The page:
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OkThanksBye
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(Original post by CinnamonSmol)
Thanks entertainmyfaith
First off just want to reference @mglcoe post about English Lit having more 'prestige', generally this is true but usually only amongst students who've heard that rumour from other students. If you want to do English Lit/English at uni then its true that English Language probably wont be accepted as an alternative to English Lit at A-level, however most uni's (including Cambridge) view the combined English Literature and Language a-level just as acceptable. I would probably steer away from listening to those who tell you about Lit/Lang + lang being seen as 'soft' -this applies to your subjects too

In English Lit/Lang, we basically learn about the language used in literature (something called stylistics) its basically where we learn about different Language techniques (semantic fields, phonological features, asyndetic listing, etc) and how they're used in novels and poems, you also learn about a few theories from the literature side. I personally love the course because you get to do the best parts of both courses, my sister did English Language and then English Literature separately at A-level and now studies English at university now, she's basically doing what I'm doing now and she prefers it way more. It's probably because you can still express yourself and suggest connotations of texts yet still have a more structured argument using language levels if you're stuck on what to say. Im happy to answer any more questions you may have
Thank you,
At the moment I’m not sure whether I want to go to university but if I do I’d probably go to a Russell group and take law or business. I’m also not a big reader so taking these things into account what do you think I should take. I’m predicted 8s in both but my literature is leaning towards a 7 btw.
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CinnamonSmol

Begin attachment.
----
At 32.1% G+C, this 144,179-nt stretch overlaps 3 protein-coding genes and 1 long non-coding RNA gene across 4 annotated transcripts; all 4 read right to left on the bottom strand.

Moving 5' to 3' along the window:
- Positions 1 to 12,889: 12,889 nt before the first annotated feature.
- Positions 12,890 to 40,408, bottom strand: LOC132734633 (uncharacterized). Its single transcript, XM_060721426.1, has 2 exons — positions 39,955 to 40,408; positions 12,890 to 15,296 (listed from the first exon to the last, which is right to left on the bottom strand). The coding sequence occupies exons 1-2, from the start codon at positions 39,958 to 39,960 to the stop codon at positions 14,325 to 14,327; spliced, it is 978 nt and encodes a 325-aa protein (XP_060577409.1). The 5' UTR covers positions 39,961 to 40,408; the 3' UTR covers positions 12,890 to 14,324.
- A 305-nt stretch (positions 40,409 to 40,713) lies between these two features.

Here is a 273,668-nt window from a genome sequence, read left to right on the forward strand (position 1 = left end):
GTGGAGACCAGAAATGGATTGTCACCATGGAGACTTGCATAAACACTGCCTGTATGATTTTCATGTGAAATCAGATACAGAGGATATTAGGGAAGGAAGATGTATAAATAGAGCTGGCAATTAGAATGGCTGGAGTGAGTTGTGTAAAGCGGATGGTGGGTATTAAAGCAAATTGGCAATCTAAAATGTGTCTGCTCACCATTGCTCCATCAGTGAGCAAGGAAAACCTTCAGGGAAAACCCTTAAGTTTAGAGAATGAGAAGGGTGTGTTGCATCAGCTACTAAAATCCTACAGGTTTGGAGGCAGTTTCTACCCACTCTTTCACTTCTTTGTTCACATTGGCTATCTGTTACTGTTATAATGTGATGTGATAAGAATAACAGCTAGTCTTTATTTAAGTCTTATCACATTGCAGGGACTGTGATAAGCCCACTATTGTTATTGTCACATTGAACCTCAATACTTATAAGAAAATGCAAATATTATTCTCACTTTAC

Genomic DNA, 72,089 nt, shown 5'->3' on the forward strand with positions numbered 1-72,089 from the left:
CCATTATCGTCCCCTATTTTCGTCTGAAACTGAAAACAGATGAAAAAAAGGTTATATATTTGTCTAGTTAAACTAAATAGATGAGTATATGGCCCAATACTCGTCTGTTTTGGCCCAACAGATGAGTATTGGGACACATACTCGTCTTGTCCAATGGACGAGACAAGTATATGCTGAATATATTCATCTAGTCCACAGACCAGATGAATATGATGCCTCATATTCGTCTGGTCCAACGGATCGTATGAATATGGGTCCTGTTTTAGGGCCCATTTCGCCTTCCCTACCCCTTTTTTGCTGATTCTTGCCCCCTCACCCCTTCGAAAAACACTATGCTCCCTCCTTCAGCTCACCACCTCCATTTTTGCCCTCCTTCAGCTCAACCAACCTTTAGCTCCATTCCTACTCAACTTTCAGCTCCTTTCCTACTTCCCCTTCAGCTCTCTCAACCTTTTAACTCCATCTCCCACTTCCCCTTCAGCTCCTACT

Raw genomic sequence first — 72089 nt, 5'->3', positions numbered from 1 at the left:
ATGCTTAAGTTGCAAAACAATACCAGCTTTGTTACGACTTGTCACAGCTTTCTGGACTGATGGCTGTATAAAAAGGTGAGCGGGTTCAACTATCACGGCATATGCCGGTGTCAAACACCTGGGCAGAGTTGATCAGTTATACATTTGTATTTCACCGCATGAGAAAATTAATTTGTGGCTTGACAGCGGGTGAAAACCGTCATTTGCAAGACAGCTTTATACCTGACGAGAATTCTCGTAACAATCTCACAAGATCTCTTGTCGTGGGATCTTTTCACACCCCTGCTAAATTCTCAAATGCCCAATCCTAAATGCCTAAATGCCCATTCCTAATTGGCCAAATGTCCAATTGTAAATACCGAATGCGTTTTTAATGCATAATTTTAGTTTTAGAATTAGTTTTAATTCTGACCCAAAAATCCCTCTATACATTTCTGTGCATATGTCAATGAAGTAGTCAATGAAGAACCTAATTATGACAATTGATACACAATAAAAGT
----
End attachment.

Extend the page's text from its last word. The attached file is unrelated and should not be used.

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OkThanksBye (oops sorry i thought i replied!) first of all, congrats on such good predicted grades, hopefully you'll do well if you honestly really really dislike reading then i would tell you to go for english language, if you dont mind it or arent sure then i would go for lit and lang, mosy people in my class are stronger on the lit side just because the language asoect of it makes it easier to analyse if that makes sense. Like for example, Im studying Handmaids Tale and I know someone whos doing it also but for English Literature they analyse the book in a way which is kind of complicated bc they use a few theories like marxism and feminism and then write whole analysis off of that whereas in lit and lang, you have a few theories to learn -such as the panopticon concept or what makes a gothic novel- and then you use aspects of language, so what devixes are used and you use these two things to help you analyse what it shows about the text, it sounds harder but its actually better as these things help mold your answer. the two sides of engkish balance each other out and it makes the lit side easier and more fun to learn about. maybe look into the course your potential college/sixth form is providing, after all im doing AQA so it may be different, and see what they say too. If youre more creative but like the technichal side to english id say go for English language, but if you want to also be able to have some free reign when analysing go for lit lang, sorry i cant give you a clear cut answer, its really hinestly down to how much yoy enjoy english. (ps dont worry ahout being stronger in one english and weaker in another, if you enjoy them botb then go for it! youll be much more motivated that way, i actually hated language at gcse but absolutely love it now)